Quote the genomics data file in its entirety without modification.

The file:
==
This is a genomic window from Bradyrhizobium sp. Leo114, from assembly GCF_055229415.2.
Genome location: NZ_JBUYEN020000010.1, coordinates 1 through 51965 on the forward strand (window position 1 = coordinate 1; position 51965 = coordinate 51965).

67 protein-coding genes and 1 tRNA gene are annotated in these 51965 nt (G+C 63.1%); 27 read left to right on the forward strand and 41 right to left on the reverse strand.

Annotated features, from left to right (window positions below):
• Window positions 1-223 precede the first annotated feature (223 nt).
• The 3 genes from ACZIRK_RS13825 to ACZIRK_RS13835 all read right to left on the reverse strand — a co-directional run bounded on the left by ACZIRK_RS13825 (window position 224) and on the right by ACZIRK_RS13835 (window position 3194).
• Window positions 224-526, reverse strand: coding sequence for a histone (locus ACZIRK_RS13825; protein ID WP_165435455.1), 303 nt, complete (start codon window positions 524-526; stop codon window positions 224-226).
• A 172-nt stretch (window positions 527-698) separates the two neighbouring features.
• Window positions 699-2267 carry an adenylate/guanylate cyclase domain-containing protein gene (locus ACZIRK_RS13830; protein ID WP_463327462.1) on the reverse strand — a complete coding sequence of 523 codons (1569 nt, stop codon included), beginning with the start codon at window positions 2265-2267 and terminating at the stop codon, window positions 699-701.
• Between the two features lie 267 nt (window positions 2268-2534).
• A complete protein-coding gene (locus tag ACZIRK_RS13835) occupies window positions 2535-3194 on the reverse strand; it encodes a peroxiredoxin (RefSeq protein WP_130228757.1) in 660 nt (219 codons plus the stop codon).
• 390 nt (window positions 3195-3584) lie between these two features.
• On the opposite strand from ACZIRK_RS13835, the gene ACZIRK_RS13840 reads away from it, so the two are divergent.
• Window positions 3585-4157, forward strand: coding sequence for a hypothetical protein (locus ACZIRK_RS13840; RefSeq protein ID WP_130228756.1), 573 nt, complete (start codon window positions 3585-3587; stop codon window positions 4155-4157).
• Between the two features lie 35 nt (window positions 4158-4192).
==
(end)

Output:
This is a genomic window from Bradyrhizobium sp. Leo114, from assembly GCF_055229415.2.
Genome location: NZ_JBUYEN020000010.1, coordinates 1 through 51965 on the forward strand (window position 1 = coordinate 1; position 51965 = coordinate 51965).

67 protein-coding genes and 1 tRNA gene are annotated in these 51965 nt (G+C 63.1%); 27 read left to right on the forward strand and 41 right to left on the reverse strand.

Annotated features, from left to right (window positions below):
• Window positions 1-223 precede the first annotated feature (223 nt).
• The 3 genes from ACZIRK_RS13825 to ACZIRK_RS13835 all read right to left on the reverse strand — a co-directional run bounded on the left by ACZIRK_RS13825 (window position 224) and on the right by ACZIRK_RS13835 (window position 3194).
• Window positions 224-526, reverse strand: coding sequence for a histone (locus ACZIRK_RS13825; protein ID WP_165435455.1), 303 nt, complete (start codon window positions 524-526; stop codon window positions 224-226).
• A 172-nt stretch (window positions 527-698) separates the two neighbouring features.
• Window positions 699-2267 carry an adenylate/guanylate cyclase domain-containing protein gene (locus ACZIRK_RS13830; protein ID WP_463327462.1) on the reverse strand — a complete coding sequence of 523 codons (1569 nt, stop codon included), beginning with the start codon at window positions 2265-2267 and terminating at the stop codon, window positions 699-701.
• Between the two features lie 267 nt (window positions 2268-2534).
• A complete protein-coding gene (locus tag ACZIRK_RS13835) occupies window positions 2535-3194 on the reverse strand; it encodes a peroxiredoxin (RefSeq protein WP_130228757.1) in 660 nt (219 codons plus the stop codon).
• 390 nt (window positions 3195-3584) lie between these two features.
• On the opposite strand from ACZIRK_RS13835, the gene ACZIRK_RS13840 reads away from it, so the two are divergent.
• Window positions 3585-4157, forward strand: coding sequence for a hypothetical protein (locus ACZIRK_RS13840; RefSeq protein ID WP_130228756.1), 573 nt, complete (start codon window positions 3585-3587; stop codon window positions 4155-4157).
• Between the two features lie 35 nt (window positions 4158-4192).